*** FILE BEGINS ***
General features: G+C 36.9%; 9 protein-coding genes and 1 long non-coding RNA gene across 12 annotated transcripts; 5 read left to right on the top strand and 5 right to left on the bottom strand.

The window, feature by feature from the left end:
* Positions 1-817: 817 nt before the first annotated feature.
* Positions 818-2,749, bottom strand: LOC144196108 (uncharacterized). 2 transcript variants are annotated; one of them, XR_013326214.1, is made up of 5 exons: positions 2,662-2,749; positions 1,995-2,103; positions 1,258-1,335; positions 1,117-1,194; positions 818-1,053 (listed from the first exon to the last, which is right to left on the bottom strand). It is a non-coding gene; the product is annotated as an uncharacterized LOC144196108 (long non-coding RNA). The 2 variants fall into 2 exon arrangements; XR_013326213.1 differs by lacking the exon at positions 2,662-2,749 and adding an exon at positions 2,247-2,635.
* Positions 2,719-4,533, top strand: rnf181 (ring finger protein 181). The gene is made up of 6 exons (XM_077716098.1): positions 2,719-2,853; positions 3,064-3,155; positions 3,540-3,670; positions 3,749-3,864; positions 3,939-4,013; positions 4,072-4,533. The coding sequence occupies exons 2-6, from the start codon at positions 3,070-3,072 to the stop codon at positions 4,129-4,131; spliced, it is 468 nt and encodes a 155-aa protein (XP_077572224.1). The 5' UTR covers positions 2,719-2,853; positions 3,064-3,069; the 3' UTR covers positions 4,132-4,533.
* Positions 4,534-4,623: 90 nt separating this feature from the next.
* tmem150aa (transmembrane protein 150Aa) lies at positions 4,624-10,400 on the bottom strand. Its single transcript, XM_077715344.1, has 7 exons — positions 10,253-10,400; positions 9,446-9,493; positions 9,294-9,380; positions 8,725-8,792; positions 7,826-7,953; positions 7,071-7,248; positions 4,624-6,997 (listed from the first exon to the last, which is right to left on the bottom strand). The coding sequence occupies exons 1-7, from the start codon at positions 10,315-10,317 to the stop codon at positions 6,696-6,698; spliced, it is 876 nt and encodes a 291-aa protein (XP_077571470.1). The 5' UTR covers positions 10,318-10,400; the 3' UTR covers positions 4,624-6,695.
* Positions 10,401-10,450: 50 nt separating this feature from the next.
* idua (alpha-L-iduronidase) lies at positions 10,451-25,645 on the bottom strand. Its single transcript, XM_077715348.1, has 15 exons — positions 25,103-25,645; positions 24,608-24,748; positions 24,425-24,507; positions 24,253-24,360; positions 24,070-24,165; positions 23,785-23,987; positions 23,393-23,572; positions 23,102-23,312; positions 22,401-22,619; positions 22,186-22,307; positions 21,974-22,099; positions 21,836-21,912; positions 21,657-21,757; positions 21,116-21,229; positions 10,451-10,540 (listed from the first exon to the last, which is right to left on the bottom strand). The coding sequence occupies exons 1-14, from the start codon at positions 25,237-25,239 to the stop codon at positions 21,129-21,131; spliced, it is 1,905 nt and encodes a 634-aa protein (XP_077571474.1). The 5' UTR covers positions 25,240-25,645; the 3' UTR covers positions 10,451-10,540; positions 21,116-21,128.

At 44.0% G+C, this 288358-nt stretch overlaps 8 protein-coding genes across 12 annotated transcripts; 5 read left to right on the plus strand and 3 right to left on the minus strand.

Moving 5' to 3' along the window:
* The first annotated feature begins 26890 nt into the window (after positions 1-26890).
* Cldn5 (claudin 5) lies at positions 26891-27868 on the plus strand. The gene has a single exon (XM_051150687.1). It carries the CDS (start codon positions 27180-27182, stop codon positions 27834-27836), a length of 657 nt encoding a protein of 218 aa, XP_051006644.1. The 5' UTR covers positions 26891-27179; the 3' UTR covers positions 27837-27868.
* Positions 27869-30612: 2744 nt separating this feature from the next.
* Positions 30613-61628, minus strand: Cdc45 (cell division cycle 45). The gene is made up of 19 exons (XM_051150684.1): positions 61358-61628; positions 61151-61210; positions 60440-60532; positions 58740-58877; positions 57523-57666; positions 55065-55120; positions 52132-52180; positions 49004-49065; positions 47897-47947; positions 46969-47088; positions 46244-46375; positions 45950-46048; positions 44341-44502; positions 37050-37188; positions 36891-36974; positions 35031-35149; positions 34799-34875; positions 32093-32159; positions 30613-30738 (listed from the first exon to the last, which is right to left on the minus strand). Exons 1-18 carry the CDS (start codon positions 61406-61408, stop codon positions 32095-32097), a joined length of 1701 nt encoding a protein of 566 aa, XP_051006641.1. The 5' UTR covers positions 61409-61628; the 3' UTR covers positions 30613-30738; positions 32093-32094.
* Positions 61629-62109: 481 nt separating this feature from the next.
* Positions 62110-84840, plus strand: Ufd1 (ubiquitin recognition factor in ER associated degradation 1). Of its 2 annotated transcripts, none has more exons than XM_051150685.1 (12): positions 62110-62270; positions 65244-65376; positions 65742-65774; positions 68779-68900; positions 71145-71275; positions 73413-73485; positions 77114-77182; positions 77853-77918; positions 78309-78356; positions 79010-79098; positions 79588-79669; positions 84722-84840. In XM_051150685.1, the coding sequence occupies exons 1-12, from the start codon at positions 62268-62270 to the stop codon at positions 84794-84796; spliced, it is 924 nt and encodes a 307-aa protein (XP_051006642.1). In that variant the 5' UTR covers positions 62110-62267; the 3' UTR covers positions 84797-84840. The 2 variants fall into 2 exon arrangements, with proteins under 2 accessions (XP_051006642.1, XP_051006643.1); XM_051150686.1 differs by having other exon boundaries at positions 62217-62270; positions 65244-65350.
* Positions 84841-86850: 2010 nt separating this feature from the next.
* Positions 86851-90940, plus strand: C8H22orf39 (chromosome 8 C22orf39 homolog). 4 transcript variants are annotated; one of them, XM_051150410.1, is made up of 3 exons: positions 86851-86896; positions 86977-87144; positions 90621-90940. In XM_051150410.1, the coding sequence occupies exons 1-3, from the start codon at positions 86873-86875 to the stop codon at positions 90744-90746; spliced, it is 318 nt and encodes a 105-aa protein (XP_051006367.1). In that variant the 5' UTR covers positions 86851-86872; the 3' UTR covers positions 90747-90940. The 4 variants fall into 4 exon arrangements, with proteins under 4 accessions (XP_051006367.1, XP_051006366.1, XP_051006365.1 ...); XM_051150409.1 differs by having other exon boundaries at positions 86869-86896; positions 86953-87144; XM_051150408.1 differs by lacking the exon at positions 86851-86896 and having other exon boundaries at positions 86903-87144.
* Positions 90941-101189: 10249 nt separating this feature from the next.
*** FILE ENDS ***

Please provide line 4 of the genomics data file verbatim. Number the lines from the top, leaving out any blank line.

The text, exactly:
* Positions 818-2,749, bottom strand: LOC144196108 (uncharacterized). 2 transcript variants are annotated; one of them, XR_013326214.1, is made up of 5 exons: positions 2,662-2,749; positions 1,995-2,103; positions 1,258-1,335; positions 1,117-1,194; positions 818-1,053 (listed from the first exon to the last, which is right to left on the bottom strand). It is a non-coding gene; the product is annotated as an uncharacterized LOC144196108 (long non-coding RNA). The 2 variants fall into 2 exon arrangements; XR_013326213.1 differs by lacking the exon at positions 2,662-2,749 and adding an exon at positions 2,247-2,635.